Cultural Anthropologist Tom King Meets with National Mall Coalition

Free-lance writer, cultural anthropologist, and historic preservation consultant Tom King stopped by the National Mall Coalition’s board meeting this week and offered insight into his experiences with the U.S. National Historic Preservation Act, and in particular the public consultation component (“Section 106”) that has been a sore point for us when it comes to National Mall projects and plans.

For those unaware, Dr. King, a prolific author, has been actively involved since the 1960s in the fields of research and management tied to heritage, cultural resource management, and historic preservation. He has worked at the National Park Service and the Advisory Council on Historic Preservation. And he has consulted with native American tribes and other communities around the country who seek to protect cherished landscapes from threats such as roads, pipelines, and so on. Tom has seen it all.

We sought him out after reading his book “Our Unprotected Heritage” (Left Coast Press), which demonstrates how preservation laws and policies fail to protect cultural places or provide the public any meaningful say in decision-making.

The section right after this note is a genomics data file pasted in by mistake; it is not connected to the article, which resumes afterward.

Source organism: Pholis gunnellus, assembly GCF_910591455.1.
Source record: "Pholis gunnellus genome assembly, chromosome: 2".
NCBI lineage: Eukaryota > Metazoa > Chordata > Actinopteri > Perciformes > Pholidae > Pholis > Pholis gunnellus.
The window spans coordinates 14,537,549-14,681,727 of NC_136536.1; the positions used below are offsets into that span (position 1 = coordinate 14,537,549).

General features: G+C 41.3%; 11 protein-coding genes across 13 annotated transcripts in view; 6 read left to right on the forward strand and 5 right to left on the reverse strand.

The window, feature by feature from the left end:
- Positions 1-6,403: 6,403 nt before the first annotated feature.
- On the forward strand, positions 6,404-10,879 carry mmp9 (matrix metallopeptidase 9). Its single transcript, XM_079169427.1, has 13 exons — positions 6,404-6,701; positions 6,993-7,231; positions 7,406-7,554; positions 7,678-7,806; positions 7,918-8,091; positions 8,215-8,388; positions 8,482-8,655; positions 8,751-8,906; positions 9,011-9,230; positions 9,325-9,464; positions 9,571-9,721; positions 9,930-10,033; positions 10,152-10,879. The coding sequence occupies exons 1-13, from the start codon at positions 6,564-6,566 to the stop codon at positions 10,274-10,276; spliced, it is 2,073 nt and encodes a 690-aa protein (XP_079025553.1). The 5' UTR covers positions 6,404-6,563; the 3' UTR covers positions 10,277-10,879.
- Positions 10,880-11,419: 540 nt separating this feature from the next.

At the meeting, Dr. King was interested to hear how much our experiences of the public consultation process for Mall projects mirror his own. He learned how difficult it is for us to protect the historic legacy of the 1791 L’Enfant Plan and 1902 McMillan Plan for the Mall when the official National Park Service National Register of Historic Places documentation ignores crucial aspects of those plans – in particular the Mall’s purpose and function as our nation’s public square, a public space open to all.

We really appreciate Dr. King taking time to share his expertise.

And we thank him for his latest blog post describing his take away from our meeting. The Mall, he realizes, is a Traditional Cultural Place (a special category in the National Register) that, different from traditional localized community landscapes, actually speaks to all citizens of the United States.

He writes “And as usual with TCPs – and historic places generally – management of the National Mall seems to have little patience for real consultation with those who ascribe cultural value to it. Meetings, yes, letters full of nice words, sure, but actually sit down and hammer out compromises between, say, active public use and keeping the grass green? No.”

Well put, Mr. King!